Confessions of a Despairing Voter


Until last Monday, I was an undecided voter. I agreed with friends, Republicans and Democrats alike, that Iraq is the central issue of this election. But I teetered nonetheless, as put off by the Bush administration’s determination to stay the course when the course has proven so disastrous, as I was suspicious that the Democrats lacked a credible alternate plan to stem the hemorrhage.

Republican friends tried to convince me–albeit in hushed tones–that I should vote for President Bush because although he won’t say so, he knows his trusted circle of advisors have let him down on Iraq. He knows they were wrong when they told him we would find weapons of mass destruction. He knows, as the bipartisan 9-11 commission report has confirmed, there is ‘no credible evidence’ that Saddam Hussein helped al-Qaeda to target the United States. And as the costs continue to escalate beyond 1,000 Americans dead, 7,000 Americans maimed (no need to mention Iraqi casualties, we don’t count them) and $200 Billion evaporated, he knows that Iraq wasn’t the slam-dunk rice-and-petals cakewalk they assured him it would be. He knows, the wisdom goes, but he won’t hold them accountable until after the election, because admitting egregious judgment now would be bad politics. (I think not admitting it now is worse). It’s a timing thing, I’m told: A second-term president free of re-election concerns is beholden to none. I don’t agree, because the party isn’t. I don’t believe this leopard will shed his spots; instead I picture a leopard’s fate amid a pack of hyenas.

My Democrat friends didn’t know what to tell me because their party hadn’t told them. They were rudderless, certain only of turbulence on the right, but unnerved by wind shifts on the left. I’m thinking: if you can’t dazzle them, baffle them.

It all ended on Monday, when John Kerry articulated his grand strategy du jour for Iraq: Convince other nations to get more involved, do a better job of training Iraqi security forces, provide benefits to the Iraqi people and ensure democratic elections will be held next year. Sounds to me he wants to do what Bush wants to do, only better.

Facing a decaying forest, our two candidates focus on reviving a select few trees; they only differ on how much water to use. They both appear to realize we cannot re-invent Iraq in our image without first winning the battle for hearts and minds. But neither seems to understand that the hearts and minds do not divorce our behavior in Iraq from our policy in the region as a whole. Bush and Kerry have yet to grasp that in the Middle East, selective democratization by American force is a doomed enterprise for a simple reason: the widespread universal belief that a person who is nice to you but rude to the waiter is not a nice person. Set aside the question of just how ‘nice’ America has been to Iraq. As long as we defer to Israel, as long as we sanction Syria for not withdrawing its troops from Lebanon even as we bankroll Israeli troops occupying Syrian land, as long as we befriend authoritarian Arab dictators who bow to our will, our peals for democracy in Iraq ring hollow. It would be hard enough selling democracy to our friends, let alone imposing it on our enemies. Imagine trying to convince the Israelis and Saudis to abolish their state-sanctioned laws and practices that discriminate on the basis of religion or sex!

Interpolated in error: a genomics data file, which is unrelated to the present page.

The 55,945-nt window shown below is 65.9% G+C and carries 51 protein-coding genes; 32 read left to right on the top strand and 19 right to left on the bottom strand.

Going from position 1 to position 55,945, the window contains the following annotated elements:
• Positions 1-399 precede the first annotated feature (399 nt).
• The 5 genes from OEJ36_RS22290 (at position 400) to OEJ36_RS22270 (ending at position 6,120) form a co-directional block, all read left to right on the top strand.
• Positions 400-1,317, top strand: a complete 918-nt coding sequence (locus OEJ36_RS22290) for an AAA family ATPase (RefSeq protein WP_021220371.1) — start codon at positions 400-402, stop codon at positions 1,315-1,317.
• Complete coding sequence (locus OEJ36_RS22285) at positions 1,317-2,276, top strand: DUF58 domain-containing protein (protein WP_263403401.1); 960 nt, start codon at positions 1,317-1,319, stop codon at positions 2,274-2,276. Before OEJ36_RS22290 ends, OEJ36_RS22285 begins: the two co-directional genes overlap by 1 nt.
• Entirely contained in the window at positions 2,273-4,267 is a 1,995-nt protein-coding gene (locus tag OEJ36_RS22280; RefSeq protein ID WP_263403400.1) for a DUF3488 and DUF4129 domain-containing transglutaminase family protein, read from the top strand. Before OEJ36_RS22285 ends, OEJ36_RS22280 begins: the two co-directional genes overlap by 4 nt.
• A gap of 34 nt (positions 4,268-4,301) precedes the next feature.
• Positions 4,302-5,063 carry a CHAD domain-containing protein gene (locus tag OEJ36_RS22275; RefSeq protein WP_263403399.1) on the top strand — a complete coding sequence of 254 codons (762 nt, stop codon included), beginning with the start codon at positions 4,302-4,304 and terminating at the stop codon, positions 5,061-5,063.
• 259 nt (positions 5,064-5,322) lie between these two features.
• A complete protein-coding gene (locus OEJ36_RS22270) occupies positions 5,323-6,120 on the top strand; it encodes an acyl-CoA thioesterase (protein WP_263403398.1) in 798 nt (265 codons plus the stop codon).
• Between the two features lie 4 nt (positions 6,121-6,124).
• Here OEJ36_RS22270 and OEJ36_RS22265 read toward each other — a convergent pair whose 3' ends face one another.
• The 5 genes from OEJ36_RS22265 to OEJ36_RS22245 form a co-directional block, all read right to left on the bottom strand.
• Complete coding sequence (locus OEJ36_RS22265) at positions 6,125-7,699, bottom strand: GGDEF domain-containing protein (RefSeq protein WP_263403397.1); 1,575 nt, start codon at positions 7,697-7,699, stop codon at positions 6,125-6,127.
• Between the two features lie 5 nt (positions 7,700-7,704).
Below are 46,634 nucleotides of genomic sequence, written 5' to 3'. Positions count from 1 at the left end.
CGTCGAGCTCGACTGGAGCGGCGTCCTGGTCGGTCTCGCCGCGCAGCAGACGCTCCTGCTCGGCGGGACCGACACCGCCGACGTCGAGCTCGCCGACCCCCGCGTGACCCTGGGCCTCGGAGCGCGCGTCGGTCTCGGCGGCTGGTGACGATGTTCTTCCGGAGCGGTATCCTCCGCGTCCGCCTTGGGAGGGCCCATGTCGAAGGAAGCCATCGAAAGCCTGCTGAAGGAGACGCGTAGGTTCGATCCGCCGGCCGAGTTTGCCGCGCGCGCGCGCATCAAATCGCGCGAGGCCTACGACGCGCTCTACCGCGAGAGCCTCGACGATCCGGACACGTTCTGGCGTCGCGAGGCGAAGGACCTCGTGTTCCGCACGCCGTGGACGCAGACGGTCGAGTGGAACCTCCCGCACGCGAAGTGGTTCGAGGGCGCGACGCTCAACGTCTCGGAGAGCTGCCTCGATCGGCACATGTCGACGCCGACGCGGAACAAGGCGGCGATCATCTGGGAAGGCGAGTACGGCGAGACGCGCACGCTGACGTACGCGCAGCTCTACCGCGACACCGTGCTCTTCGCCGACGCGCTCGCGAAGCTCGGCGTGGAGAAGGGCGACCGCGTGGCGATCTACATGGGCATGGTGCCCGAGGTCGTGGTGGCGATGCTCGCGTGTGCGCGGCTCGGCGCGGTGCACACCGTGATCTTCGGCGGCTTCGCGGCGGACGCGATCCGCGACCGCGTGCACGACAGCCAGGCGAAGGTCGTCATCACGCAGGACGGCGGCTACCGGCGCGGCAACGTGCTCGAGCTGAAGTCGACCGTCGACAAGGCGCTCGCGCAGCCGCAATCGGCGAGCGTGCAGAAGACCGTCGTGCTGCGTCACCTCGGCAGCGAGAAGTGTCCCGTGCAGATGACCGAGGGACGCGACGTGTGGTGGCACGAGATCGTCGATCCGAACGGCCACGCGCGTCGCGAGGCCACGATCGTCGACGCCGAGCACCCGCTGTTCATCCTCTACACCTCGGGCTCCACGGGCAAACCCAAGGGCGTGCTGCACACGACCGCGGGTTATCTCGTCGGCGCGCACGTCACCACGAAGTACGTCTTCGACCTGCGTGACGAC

We can waste thousands more American and Iraqi lives and untold additional hundreds of billions of dollars, but given the track record, how many of us really believe Iraq will be a stable pro-American democracy by, say, the election of 2008?

Of more immediate concern is the race of 2004. The strategic Middle East policy tilt of the Republican party will continue to cater to its base of fundamentalist right-wing Christian Zionists (no small irony that the word ‘Qaeda’ means ‘base’), its tactics charted under the corrosive influence of pro-Likud neoconservative ideologues. As for the Democrats, I might have been tempted by a paradigm shift toward an American-centric foreign policy in the Middle East.

Given what is at stake for our nation, it is not Iraq per se, but our Mid-East foreign policy that is the central issue of this election. Until last Monday, I was an undecided voter. Now I’m a despairing one.

TARIF ABBOUSHI lives in Houston. He can be reached at: TAbboushi@aol.com

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